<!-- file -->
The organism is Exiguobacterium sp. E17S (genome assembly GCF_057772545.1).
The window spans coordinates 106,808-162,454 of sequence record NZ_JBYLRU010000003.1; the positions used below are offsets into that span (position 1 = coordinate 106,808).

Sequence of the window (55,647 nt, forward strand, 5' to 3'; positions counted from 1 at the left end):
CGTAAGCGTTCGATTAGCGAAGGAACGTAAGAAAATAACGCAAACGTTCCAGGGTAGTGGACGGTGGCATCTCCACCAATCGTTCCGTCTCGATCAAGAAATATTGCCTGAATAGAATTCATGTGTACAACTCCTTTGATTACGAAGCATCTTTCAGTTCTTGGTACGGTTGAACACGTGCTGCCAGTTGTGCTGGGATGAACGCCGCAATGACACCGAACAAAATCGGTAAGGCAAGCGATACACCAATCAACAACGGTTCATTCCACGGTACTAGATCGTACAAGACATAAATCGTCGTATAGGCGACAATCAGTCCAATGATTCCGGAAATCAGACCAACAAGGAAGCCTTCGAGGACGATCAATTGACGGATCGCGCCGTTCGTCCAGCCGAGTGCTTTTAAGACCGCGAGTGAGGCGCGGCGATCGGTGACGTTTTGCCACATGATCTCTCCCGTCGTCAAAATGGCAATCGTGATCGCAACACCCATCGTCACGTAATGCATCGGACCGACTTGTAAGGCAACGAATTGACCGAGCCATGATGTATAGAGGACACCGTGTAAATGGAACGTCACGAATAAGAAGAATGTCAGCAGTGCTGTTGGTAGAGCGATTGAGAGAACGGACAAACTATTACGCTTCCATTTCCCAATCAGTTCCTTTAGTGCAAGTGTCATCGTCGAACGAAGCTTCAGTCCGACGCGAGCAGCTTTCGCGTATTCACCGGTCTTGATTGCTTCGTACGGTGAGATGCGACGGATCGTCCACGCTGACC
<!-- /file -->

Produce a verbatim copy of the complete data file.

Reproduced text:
The organism is Exiguobacterium sp. E17S (genome assembly GCF_057772545.1).
The window spans coordinates 106,808-162,454 of sequence record NZ_JBYLRU010000003.1; the positions used below are offsets into that span (position 1 = coordinate 106,808).

Sequence of the window (55,647 nt, forward strand, 5' to 3'; positions counted from 1 at the left end):
CGTAAGCGTTCGATTAGCGAAGGAACGTAAGAAAATAACGCAAACGTTCCAGGGTAGTGGACGGTGGCATCTCCACCAATCGTTCCGTCTCGATCAAGAAATATTGCCTGAATAGAATTCATGTGTACAACTCCTTTGATTACGAAGCATCTTTCAGTTCTTGGTACGGTTGAACACGTGCTGCCAGTTGTGCTGGGATGAACGCCGCAATGACACCGAACAAAATCGGTAAGGCAAGCGATACACCAATCAACAACGGTTCATTCCACGGTACTAGATCGTACAAGACATAAATCGTCGTATAGGCGACAATCAGTCCAATGATTCCGGAAATCAGACCAACAAGGAAGCCTTCGAGGACGATCAATTGACGGATCGCGCCGTTCGTCCAGCCGAGTGCTTTTAAGACCGCGAGTGAGGCGCGGCGATCGGTGACGTTTTGCCACATGATCTCTCCCGTCGTCAAAATGGCAATCGTGATCGCAACACCCATCGTCACGTAATGCATCGGACCGACTTGTAAGGCAACGAATTGACCGAGCCATGATGTATAGAGGACACCGTGTAAATGGAACGTCACGAATAAGAAGAATGTCAGCAGTGCTGTTGGTAGAGCGATTGAGAGAACGGACAAACTATTACGCTTCCATTTCCCAATCAGTTCCTTTAGTGCAAGTGTCATCGTCGAACGAAGCTTCAGTCCGACGCGAGCAGCTTTCGCGTATTCACCGGTCTTGATTGCTTCGTACGGTGAGATGCGACGGATCGTCCACGCTGACC